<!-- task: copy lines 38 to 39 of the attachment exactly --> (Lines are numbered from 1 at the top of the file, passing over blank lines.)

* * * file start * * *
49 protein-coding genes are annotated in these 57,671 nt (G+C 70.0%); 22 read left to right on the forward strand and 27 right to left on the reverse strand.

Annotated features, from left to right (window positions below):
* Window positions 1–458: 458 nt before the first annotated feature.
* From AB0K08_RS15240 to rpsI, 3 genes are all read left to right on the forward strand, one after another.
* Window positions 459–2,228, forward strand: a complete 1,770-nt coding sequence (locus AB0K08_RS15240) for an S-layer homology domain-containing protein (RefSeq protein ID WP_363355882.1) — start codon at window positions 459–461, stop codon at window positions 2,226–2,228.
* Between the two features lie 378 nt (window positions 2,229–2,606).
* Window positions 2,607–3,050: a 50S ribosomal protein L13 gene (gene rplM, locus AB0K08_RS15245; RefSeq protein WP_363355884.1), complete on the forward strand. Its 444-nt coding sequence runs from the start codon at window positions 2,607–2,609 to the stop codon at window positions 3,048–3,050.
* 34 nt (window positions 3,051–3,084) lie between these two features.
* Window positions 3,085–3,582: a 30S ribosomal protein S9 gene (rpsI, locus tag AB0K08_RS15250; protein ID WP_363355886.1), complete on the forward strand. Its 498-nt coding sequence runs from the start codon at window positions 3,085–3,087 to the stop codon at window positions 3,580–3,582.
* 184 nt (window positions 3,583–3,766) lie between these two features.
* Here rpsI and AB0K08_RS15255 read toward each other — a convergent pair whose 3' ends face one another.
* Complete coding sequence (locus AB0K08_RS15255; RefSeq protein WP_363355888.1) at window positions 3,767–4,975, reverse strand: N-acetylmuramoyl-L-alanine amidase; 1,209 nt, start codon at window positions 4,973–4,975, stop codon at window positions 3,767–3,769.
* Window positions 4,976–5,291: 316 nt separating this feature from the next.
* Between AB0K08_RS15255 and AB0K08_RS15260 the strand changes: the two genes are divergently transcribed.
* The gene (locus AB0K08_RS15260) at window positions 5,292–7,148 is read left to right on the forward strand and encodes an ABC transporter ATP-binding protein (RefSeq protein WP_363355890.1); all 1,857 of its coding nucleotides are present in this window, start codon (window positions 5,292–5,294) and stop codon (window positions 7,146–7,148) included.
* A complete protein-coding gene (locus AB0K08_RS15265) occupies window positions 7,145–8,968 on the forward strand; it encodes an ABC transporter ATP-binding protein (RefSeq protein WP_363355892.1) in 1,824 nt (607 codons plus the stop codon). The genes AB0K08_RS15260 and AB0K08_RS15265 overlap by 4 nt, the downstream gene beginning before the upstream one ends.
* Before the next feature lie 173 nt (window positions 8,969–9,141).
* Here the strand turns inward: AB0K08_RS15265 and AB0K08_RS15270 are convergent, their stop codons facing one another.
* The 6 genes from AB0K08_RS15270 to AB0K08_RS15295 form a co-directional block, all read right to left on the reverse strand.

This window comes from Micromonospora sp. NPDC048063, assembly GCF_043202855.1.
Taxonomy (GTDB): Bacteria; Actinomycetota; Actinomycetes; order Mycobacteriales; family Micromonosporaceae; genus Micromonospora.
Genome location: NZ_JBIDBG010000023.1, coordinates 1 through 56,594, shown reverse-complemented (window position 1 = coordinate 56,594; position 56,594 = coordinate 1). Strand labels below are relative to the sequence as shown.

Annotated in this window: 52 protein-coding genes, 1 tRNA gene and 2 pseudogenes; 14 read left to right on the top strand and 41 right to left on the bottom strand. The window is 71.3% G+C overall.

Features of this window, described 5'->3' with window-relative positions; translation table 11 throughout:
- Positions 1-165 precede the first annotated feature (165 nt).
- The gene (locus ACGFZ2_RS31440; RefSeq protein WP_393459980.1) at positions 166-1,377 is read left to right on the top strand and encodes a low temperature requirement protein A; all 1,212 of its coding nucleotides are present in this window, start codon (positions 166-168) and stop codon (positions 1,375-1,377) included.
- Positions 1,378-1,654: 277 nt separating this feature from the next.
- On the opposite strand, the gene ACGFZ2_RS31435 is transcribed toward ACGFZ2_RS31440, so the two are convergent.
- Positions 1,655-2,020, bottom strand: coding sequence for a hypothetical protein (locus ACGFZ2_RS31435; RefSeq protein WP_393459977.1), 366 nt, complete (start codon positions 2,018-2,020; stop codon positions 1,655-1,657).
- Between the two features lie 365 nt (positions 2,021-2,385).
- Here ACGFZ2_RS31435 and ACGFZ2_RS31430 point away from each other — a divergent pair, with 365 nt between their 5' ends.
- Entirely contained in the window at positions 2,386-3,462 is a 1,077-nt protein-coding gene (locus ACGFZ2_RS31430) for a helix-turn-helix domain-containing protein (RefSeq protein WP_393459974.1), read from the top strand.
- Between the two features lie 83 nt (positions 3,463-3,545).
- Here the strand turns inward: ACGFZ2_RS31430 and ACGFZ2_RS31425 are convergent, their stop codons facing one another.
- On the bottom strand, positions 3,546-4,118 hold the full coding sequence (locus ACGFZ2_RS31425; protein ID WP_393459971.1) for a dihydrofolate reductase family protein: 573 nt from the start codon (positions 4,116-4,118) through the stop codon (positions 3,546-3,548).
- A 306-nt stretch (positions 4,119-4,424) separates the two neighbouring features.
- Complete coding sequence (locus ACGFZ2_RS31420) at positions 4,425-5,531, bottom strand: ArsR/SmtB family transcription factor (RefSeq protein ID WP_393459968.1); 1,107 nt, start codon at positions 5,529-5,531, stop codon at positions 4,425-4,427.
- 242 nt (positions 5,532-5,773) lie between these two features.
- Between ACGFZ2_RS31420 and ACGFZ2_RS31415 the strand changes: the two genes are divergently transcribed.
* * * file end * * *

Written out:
- 242 nt (positions 5,532-5,773) lie between these two features.
- Between ACGFZ2_RS31420 and ACGFZ2_RS31415 the strand changes: the two genes are divergently transcribed.